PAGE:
The role of forgone opportunities in decision making under risk
We present two experiments designed to study the role of forgone opportunities in decision making under risk. In the first one, we face individuals with a dynamic environment in which their decisions, together with chance, determine their future options. We find that previously faced opportunities influence subsequent choices in predictable ways. Having faced worse options in the past significantly increases individuals’ risk aversion and having faced better options reduces it. These patterns are at odds with most existing decision theories, including Expected Utility Theory and standard implementations of Prospect Theory, the dominant models of economic decision making. In our second experiment, we present participants with a similar decision environment, but in which the opportunities they face do not depend on their past choices. The effect of previously faced options on decision behavior in this environment is considerably reduced. This shows that being responsible for forgoing opportunities is an important factor in their influence on behavior, which underscores the relevance of emotions linked to counterfactual thinking, like regret or satisfaction. These results highlight that theories formulated in cognitive terms are not enough to provide an adequate account of the role of forgone opportunities in decision making under risk and uncertainty.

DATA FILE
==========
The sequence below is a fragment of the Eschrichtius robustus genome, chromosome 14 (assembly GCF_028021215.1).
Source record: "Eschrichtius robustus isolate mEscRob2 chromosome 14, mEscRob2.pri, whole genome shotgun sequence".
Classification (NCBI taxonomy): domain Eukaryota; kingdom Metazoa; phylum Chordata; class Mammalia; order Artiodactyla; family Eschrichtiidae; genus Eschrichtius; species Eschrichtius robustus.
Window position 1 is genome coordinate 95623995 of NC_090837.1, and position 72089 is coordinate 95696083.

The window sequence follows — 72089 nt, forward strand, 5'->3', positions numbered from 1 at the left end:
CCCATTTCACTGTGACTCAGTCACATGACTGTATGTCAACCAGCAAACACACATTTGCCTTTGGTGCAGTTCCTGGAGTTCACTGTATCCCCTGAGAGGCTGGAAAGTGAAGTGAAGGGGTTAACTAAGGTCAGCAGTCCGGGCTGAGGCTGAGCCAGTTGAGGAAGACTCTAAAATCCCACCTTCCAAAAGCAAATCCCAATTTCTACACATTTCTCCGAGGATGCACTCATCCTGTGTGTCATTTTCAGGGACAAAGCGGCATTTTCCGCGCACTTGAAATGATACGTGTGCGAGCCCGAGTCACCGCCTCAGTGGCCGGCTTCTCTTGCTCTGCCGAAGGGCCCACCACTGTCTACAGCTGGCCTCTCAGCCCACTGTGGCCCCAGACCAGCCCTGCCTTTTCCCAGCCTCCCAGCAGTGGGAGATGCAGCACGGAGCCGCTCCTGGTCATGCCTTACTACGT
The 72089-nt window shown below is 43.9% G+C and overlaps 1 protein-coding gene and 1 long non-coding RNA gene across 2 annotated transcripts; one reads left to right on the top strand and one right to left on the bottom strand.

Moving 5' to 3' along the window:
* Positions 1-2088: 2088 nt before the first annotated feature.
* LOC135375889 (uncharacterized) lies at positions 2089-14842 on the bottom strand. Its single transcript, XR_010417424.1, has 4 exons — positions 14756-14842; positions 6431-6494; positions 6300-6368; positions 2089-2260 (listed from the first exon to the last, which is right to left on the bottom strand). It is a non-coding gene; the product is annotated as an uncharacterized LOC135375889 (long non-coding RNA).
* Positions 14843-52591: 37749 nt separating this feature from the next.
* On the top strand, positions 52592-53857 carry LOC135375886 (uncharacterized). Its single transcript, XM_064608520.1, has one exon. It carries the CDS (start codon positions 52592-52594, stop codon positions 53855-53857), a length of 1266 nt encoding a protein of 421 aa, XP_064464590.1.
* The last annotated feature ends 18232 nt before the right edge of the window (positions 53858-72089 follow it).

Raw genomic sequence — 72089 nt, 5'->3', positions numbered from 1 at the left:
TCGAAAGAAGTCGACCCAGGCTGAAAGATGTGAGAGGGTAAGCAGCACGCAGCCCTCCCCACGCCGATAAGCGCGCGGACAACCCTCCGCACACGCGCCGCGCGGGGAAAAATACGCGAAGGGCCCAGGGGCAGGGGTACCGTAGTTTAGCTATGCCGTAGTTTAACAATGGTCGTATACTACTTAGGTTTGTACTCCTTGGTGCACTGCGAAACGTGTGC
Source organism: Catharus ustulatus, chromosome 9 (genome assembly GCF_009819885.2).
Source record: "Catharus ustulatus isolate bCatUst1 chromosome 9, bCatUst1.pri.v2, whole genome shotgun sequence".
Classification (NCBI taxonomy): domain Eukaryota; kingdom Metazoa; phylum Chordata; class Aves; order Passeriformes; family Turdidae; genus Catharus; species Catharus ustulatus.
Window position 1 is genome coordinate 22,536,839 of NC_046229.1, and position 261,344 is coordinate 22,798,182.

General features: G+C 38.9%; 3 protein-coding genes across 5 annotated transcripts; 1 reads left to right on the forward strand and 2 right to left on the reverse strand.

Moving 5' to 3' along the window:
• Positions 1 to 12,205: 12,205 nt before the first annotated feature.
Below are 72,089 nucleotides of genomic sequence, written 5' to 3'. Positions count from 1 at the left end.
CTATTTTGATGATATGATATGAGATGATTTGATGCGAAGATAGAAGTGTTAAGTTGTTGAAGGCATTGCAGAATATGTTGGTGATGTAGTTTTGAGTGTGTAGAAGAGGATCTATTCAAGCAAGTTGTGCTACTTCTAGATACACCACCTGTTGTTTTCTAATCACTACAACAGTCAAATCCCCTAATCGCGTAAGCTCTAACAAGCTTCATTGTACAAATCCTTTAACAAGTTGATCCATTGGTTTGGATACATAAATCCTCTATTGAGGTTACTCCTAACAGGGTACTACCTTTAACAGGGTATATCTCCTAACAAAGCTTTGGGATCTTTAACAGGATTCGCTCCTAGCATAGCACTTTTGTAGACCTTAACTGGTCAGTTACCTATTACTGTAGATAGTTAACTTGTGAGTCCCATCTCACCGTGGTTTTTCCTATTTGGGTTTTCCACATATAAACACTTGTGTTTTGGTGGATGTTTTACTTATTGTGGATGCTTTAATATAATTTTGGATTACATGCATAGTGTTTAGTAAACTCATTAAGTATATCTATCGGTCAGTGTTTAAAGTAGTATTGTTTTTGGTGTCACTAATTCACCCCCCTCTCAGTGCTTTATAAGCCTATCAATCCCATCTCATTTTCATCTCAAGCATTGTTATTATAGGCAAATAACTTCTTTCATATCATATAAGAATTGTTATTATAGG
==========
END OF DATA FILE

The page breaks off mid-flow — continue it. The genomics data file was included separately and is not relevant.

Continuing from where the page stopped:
KeywordsDecision making under risk Path-dependence Reference-dependence Counterfactual thinking Emotions
JEL ClassificationsC91 D03 D81
The authors would like to thank Michael Birnbaum, Pablo Brañas-Garza, Nikolaos Georgantzis, Ganna Pogrebna, and Neil Stewart for their valuable comments. Financial support by the Spanish Ministry of Science and Innovation (ECO2011-23634), the Bank of Spain Chair in Computational Economics (11I229.01/1), and the Generalitat Valenciana (ACOMP/2013/224) is gratefully acknowledged.
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